One thing that's been painfully obvious this Chargers season is that the run game hasn't quite, shall we say, developed.
Not the way the head coach and coordinator hoped it would by the midpoint of the season. Not the way the general manager envisioned it after moving up in the first round of the 2015 draft to select running back Melvin Gordon with the 15th pick.
Through seven games, the Chargers rank fifth-worst in the NFL in rushing yards (610) and fourth-worst in yards per game (87.1). They average 3.7 yards per carry.
Here's two reasons why the ground game has been restricted:
1. The offensive line has been battered and patched together. Since Week One of the season, the offensive line has been decimated with injuries to most of its starters, causing reserves -- and backup-backup-reserves -- to hear their name called, many of them being asked to play unfamiliar positions across the line. Though offensive line coach Joe D'Alessandris moves mountains to get all his players up to speed at every position -- knowing full well that injuries will occur, and guys will be asked to fill whatever void is necessary -- there's still a learning curve to guys shuffling throughout the line.
For a successful run game, you've got to be able to jell and learn the tendencies of the guys next to you -- really learn them, so much so that muscle memory takes over the thought process. The Chargers really haven't had their five best offensive linemen on the field for the majority of the season. They haven't had time to jell. The reserves have been playing musical chairs. They haven't had time either. And certainly, the rookie Gordon could benefit from seeing the same five blocking for him when it comes to creating a rhythm and understanding how his linemen operate.
Here's the good news: The offensive line has been getting healthier; in fact, at the time of this writing, only left guard Orlando Franklin was a casualty of the injury report.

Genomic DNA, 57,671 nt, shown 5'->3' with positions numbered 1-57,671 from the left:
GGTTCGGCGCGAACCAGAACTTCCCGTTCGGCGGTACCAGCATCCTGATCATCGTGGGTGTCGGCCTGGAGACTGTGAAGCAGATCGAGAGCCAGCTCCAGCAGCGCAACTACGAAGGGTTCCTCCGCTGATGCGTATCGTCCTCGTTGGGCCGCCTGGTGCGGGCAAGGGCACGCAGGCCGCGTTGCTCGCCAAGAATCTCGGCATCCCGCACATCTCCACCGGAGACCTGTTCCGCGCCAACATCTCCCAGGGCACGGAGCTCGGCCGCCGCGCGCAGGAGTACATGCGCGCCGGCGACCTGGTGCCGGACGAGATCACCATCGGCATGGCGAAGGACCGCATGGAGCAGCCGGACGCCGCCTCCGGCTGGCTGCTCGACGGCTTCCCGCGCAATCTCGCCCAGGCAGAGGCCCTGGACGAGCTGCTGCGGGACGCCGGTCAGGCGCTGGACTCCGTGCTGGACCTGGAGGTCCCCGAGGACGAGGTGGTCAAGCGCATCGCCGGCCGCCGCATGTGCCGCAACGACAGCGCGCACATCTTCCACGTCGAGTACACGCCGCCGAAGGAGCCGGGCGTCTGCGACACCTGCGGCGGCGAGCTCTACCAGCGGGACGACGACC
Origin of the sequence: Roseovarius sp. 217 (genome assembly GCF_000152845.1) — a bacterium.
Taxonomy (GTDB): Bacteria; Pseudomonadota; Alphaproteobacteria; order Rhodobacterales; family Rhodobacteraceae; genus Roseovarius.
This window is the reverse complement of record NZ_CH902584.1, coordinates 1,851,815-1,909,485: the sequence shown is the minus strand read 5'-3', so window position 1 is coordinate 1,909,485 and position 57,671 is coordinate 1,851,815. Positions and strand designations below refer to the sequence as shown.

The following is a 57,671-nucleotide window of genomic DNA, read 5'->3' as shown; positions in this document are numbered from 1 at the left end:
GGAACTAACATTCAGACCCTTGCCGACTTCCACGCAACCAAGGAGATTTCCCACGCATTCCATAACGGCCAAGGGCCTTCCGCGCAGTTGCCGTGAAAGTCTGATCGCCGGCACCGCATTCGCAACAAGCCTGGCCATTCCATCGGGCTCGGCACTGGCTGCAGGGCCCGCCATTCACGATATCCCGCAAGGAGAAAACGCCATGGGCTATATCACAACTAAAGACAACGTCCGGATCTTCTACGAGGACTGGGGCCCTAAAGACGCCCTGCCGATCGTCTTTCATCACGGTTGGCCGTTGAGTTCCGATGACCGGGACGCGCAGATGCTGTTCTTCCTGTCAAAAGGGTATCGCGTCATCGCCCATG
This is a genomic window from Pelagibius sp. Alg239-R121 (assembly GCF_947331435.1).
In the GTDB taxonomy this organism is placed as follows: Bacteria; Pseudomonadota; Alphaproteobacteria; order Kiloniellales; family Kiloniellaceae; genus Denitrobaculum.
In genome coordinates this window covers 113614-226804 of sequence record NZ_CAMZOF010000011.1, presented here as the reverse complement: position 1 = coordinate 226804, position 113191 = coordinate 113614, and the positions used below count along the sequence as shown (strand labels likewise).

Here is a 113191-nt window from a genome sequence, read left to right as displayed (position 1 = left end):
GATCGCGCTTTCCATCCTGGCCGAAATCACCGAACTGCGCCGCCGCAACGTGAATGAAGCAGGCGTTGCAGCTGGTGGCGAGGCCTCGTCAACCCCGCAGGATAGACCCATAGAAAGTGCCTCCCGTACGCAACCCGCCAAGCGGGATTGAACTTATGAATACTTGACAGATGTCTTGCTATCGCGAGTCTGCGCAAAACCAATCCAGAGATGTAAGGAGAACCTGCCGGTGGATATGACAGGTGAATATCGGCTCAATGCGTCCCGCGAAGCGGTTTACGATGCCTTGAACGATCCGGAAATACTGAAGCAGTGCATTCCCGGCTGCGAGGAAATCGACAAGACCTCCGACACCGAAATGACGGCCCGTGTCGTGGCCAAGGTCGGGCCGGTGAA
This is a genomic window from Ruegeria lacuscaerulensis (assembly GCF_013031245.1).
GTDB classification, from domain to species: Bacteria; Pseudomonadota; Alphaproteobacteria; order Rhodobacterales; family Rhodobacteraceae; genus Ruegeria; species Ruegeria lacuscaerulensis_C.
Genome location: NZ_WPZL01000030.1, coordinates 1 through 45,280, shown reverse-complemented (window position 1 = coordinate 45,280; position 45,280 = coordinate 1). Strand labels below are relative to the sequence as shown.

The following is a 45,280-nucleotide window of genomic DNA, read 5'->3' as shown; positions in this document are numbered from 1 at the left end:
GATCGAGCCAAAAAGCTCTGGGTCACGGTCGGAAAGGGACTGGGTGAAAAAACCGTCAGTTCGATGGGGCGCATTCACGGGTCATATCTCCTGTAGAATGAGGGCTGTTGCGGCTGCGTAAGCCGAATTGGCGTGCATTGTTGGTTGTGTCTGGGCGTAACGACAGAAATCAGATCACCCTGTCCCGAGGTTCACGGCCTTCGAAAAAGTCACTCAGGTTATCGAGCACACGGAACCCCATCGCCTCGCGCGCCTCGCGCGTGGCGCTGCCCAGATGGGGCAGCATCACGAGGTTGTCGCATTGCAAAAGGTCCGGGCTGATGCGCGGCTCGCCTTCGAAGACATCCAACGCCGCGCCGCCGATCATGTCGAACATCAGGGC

2. The Chargers have been playing from behind. The team has barely led this season; rather, the pattern has been to fall behind early -- (they've been outscored 108-59 in the first half so far) -- and then have to abandon the ground game in favor of the passing attack to make up the two or three score deficit. Plus, quarterback Philip Rivers is good at throwing the ball. Great, actually. And he has weapons around him.
Headed into the 2015 season, head coach Mike McCoy and offensive coordinator Frank Reich emphasized the need for a run game and a balanced attack. The goal was to rush at least 50-percent of the time and gain at least 4.0 yards per carry. During training camp, Rivers could often be seen taking snaps under center.
It hasn't happened. Yet.
The Denver Broncos and New England Patriots are two teams that are undefeated but rank worse than the Chargers in rushing yards through seven games; however, they are the exception, not the rule. For the most part, a team needs to rely on their rushers, especially if they want to go deep into the postseason.
The Chargers still don't know what their ground game looks like. They don't really know what Gordon can do, or how he could help this team if given the opportunity.
It seems imperative they find out sooner than later.